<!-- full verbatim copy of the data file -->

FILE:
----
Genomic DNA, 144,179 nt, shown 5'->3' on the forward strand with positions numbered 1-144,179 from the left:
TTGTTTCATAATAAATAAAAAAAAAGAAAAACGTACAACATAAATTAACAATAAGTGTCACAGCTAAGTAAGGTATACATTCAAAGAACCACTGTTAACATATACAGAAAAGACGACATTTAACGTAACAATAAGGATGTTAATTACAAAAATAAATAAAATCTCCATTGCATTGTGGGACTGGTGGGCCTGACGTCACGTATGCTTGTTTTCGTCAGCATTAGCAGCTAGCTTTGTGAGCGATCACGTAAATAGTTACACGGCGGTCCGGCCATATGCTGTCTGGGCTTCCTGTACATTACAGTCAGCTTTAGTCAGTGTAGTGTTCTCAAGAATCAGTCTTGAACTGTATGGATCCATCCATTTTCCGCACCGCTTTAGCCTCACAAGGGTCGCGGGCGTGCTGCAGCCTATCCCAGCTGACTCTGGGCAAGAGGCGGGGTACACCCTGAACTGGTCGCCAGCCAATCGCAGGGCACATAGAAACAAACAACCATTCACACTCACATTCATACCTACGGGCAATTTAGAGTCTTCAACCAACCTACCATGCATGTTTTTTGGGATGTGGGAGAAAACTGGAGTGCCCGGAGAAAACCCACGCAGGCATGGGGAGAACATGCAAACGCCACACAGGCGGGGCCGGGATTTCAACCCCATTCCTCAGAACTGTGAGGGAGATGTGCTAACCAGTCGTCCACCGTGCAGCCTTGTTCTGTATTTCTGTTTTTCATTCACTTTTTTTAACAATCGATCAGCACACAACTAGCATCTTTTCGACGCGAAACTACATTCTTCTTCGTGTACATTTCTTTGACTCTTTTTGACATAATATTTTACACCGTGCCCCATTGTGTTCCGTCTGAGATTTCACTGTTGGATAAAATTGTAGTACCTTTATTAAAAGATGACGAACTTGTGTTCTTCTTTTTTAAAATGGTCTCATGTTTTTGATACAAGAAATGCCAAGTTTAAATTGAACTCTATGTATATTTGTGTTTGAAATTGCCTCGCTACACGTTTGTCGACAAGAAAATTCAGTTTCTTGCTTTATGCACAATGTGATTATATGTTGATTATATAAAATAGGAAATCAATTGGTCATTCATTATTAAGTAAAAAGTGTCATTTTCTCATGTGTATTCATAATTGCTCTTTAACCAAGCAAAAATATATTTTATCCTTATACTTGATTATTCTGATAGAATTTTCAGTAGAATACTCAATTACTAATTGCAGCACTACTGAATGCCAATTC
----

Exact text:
Genomic DNA, 144,179 nt, shown 5'->3' on the forward strand with positions numbered 1-144,179 from the left:
TTGTTTCATAATAAATAAAAAAAAAGAAAAACGTACAACATAAATTAACAATAAGTGTCACAGCTAAGTAAGGTATACATTCAAAGAACCACTGTTAACATATACAGAAAAGACGACATTTAACGTAACAATAAGGATGTTAATTACAAAAATAAATAAAATCTCCATTGCATTGTGGGACTGGTGGGCCTGACGTCACGTATGCTTGTTTTCGTCAGCATTAGCAGCTAGCTTTGTGAGCGATCACGTAAATAGTTACACGGCGGTCCGGCCATATGCTGTCTGGGCTTCCTGTACATTACAGTCAGCTTTAGTCAGTGTAGTGTTCTCAAGAATCAGTCTTGAACTGTATGGATCCATCCATTTTCCGCACCGCTTTAGCCTCACAAGGGTCGCGGGCGTGCTGCAGCCTATCCCAGCTGACTCTGGGCAAGAGGCGGGGTACACCCTGAACTGGTCGCCAGCCAATCGCAGGGCACATAGAAACAAACAACCATTCACACTCACATTCATACCTACGGGCAATTTAGAGTCTTCAACCAACCTACCATGCATGTTTTTTGGGATGTGGGAGAAAACTGGAGTGCCCGGAGAAAACCCACGCAGGCATGGGGAGAACATGCAAACGCCACACAGGCGGGGCCGGGATTTCAACCCCATTCCTCAGAACTGTGAGGGAGATGTGCTAACCAGTCGTCCACCGTGCAGCCTTGTTCTGTATTTCTGTTTTTCATTCACTTTTTTTAACAATCGATCAGCACACAACTAGCATCTTTTCGACGCGAAACTACATTCTTCTTCGTGTACATTTCTTTGACTCTTTTTGACATAATATTTTACACCGTGCCCCATTGTGTTCCGTCTGAGATTTCACTGTTGGATAAAATTGTAGTACCTTTATTAAAAGATGACGAACTTGTGTTCTTCTTTTTTAAAATGGTCTCATGTTTTTGATACAAGAAATGCCAAGTTTAAATTGAACTCTATGTATATTTGTGTTTGAAATTGCCTCGCTACACGTTTGTCGACAAGAAAATTCAGTTTCTTGCTTTATGCACAATGTGATTATATGTTGATTATATAAAATAGGAAATCAATTGGTCATTCATTATTAAGTAAAAAGTGTCATTTTCTCATGTGTATTCATAATTGCTCTTTAACCAAGCAAAAATATATTTTATCCTTATACTTGATTATTCTGATAGAATTTTCAGTAGAATACTCAATTACTAATTGCAGCACTACTGAATGCCAATTC